Excerpted from a forthcoming book on my monastic journey.
The sisters needed a second year of talk about my call before they agreed to the last step: a “discernment” retreat at the monastery. After that they’d have to make a decision to take me or say no. Of course, it was supposed to be a mutual exploration, but my heart had never wavered. Neither had my doubts. I’d faced a simple choice: follow my heart in faith and divine indifference, putting aside all doubts, or deny my heart in favor of fear.
The only healthy thing was to follow my heart – however inappropriate I might seem for Benedictine community, or Benedictine community seem for me. Realizing this the previous September, I’d told the sisters I was ready for the commitment.
Nothing anyone said or did changed my heart, or my intension. But the extra year did have one, nice side effect. It gave me months after I was already sure to test the feeling of letting go.
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My retreat was finally scheduled for April, the week after Easter.
That year was only my second experience of a Catholic Easter. I loved it. On Maundy Thursday the congregation washed each other’s feet at Mass, with dinner served by the sisters. On Good Friday, a solemn service included letting anyone who wished kneel for a private moment by a large wood cross lying on the ground. Saturday Vigil had processions that wound outside to bless new fire and water. And on Sunday, there was a celebratory Mass.
Before I hung out at the monastery, my ritual experience was limited to eccentric, solitary earth-ceremonies I performed for myself. Yet I ate up all those corporate rites. The liturgical year seemed to provide an incredibly useful way to process loss, despair and transformation, not to mention all those perfectly-good-for-a-pagan rituals of darkness, water and blessing new fire.
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By April of that year, I was going to the monastery several evenings a week. I got along with everyone and they got along with me. So I entered the retreat lightly, expecting it to be relaxing and fun. My only concern was if the sisters would finally agree that the Spirit was behind my call. But it was not really my problem. If the Spirit was, they would.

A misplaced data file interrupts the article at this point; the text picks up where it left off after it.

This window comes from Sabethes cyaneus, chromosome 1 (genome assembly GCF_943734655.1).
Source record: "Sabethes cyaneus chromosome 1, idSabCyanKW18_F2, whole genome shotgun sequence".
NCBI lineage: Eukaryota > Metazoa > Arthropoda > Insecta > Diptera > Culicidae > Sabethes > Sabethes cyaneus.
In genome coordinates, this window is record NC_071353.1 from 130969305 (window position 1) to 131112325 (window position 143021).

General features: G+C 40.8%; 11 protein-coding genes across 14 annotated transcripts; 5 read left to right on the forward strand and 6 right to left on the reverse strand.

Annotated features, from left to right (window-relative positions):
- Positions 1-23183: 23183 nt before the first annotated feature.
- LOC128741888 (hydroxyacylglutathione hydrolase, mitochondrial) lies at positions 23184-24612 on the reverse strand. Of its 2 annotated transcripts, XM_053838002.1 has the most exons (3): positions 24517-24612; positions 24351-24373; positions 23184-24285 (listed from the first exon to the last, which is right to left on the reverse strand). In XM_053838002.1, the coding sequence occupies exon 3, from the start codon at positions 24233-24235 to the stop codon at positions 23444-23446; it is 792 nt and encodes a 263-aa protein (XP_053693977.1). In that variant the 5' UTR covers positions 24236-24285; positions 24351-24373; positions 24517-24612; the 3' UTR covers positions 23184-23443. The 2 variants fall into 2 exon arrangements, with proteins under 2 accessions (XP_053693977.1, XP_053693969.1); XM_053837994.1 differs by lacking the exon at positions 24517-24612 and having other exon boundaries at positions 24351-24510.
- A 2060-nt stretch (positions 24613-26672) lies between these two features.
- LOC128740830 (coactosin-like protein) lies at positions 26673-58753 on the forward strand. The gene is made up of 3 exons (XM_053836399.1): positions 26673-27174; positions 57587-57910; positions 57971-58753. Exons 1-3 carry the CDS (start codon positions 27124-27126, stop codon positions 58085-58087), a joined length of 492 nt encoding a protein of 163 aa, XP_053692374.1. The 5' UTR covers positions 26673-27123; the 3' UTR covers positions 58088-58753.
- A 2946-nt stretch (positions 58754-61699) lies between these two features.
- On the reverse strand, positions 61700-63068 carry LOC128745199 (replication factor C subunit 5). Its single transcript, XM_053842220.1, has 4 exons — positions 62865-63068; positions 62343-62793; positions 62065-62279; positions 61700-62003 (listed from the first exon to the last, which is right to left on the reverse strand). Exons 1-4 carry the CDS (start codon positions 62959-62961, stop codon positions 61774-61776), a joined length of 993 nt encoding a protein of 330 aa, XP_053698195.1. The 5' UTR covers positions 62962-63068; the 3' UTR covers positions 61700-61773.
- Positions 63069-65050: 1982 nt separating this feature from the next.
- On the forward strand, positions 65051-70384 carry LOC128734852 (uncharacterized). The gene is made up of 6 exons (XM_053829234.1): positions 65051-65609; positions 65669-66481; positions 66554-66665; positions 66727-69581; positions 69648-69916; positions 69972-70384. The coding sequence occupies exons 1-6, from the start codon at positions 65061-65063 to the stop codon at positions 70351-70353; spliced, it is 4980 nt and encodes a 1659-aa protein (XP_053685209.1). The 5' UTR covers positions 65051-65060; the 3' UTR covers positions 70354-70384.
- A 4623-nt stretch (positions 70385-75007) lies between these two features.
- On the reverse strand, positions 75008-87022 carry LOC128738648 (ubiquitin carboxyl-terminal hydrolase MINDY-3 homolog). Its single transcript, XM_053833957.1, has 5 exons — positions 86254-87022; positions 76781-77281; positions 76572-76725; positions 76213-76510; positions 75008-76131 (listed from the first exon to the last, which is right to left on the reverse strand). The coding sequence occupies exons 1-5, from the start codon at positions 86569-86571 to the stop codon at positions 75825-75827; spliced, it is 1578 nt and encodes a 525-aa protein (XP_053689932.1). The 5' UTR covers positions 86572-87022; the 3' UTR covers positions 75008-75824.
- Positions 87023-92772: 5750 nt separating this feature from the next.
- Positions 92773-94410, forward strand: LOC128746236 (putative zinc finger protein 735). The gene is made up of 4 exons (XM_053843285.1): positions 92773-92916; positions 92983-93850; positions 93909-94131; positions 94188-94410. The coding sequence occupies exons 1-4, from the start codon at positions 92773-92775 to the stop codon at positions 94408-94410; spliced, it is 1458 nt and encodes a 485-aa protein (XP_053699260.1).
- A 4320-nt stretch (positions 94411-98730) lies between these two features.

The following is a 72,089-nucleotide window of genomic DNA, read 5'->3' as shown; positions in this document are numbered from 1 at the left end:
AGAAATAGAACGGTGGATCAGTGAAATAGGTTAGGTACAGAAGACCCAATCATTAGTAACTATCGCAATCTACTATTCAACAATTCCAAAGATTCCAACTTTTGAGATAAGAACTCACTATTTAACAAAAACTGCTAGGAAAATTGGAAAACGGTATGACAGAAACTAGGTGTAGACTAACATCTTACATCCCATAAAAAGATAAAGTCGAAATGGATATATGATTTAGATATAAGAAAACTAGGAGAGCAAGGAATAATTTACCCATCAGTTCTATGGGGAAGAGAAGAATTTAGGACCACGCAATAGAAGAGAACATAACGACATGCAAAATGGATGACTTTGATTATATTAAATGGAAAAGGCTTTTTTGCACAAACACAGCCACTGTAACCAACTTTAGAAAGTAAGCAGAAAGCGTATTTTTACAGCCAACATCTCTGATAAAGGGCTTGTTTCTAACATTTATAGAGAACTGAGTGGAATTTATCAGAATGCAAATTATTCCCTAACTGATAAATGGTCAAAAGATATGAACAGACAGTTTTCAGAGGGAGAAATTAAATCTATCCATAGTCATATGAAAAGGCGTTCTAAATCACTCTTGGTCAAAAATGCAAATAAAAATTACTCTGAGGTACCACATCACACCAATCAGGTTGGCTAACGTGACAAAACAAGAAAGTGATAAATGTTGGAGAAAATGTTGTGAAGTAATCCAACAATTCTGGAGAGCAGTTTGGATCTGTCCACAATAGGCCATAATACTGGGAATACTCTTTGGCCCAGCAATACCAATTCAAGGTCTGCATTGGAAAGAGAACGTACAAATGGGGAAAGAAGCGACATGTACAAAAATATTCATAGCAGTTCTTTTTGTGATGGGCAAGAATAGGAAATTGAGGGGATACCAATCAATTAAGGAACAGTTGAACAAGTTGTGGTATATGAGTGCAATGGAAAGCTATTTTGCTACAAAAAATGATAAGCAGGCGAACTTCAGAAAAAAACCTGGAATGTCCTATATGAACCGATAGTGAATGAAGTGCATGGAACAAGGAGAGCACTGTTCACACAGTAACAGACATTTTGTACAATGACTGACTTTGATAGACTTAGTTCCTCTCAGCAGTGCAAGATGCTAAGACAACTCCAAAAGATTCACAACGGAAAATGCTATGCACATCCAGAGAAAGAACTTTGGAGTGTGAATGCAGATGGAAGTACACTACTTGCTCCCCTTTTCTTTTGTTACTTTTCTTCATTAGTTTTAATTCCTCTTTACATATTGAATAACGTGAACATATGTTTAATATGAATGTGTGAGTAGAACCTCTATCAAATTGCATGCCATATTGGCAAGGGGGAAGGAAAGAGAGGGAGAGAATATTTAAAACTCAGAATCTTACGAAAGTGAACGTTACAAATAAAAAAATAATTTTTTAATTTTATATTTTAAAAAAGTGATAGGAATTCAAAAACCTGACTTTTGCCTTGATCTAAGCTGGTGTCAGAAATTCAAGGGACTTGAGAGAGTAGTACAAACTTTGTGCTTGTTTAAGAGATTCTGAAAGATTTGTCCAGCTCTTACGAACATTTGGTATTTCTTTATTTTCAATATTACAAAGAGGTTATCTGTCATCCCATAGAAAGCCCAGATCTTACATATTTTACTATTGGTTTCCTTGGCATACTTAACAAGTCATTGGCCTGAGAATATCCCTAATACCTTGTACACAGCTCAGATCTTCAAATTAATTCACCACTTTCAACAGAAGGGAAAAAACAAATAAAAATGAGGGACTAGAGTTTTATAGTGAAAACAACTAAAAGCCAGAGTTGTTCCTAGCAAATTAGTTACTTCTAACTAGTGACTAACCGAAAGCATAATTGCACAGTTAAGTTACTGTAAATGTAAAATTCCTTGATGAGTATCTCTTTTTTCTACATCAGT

I arrived at the monastery still pleasantly buzzed from the four days of Easter services. An echoing buzz of enthusiastically trilling birds filled the spring air. As I trundled my wheeled case to a room, the loud CLANG, clang, CLANG, clang of the ten-minute warning sounded for afternoon prayer. I dumped my suitcase and went. Most people hurried to prayer at 4:30, so the oratory was empty as I took a prayer book and entered, stopping to flick a quick bow at the cross.
The oratory was a small, plain room at one end of the monastery. It felt both ordinary, like old slippers, and set apart, a sacred space reverberating with decades of prayer. Two facing rows of plain, oak chairs formed an aisle down the middle of the room. A modern icon of Jesus hung on one wall. At the far end, an oak lectern and candleholder, as well as a metal cross, stood in front of several tall windows. Outside in the tiny lobby a baptismal font made a continuous, soft burble.
I closed my eyes and waited for the liturgy to start.
Breathing out I thought, “You,” and connected with that larger something-or-other, God, Christ, Whatever. Breathing in I thought, “I,” and my personal something-or-other blossomed inside. I, You, I, You. The stress of work and driving smoothed away as I fell into the rhythm of breath. Then one of the sisters came in, flicking on the light. More people entered. The bells rang once for the half hour and there was a general scuffle. I opened my eyes, standing with the rest.
The leader sang, “Oh God, come to our assistance”.
We all answered, “Oh God, make haste to help us.”
The first psalm was nice, but the second set my teeth on edge. An angry God crushed other nations in war for the sake of Israel. Yuck. The canticle wasn’t much better, crooning that everything on earth worshiped Jesus as God. By the time we stood for the second “Glory Be,” I’d lost all patience - even for that feminist monastery’s fairly innocuous version, with “Creator” substituted for “Father” and “Spirit of Life” for “Holy Spirit.” I grumbled under my breath about orthodox, Trinitarian arrogance.
How would I survive three daily doses of this stuff? In the few minutes of silence after the reading, I gazed glumly at the cross.
I closed my eyes. Inspired by who knows what I prayed, “Jesus, if you want me here, I have to feel you so close I can’t slither away on any excuse, not even the nastiest of scriptures.”
© 2007 R. Elena Tabachnick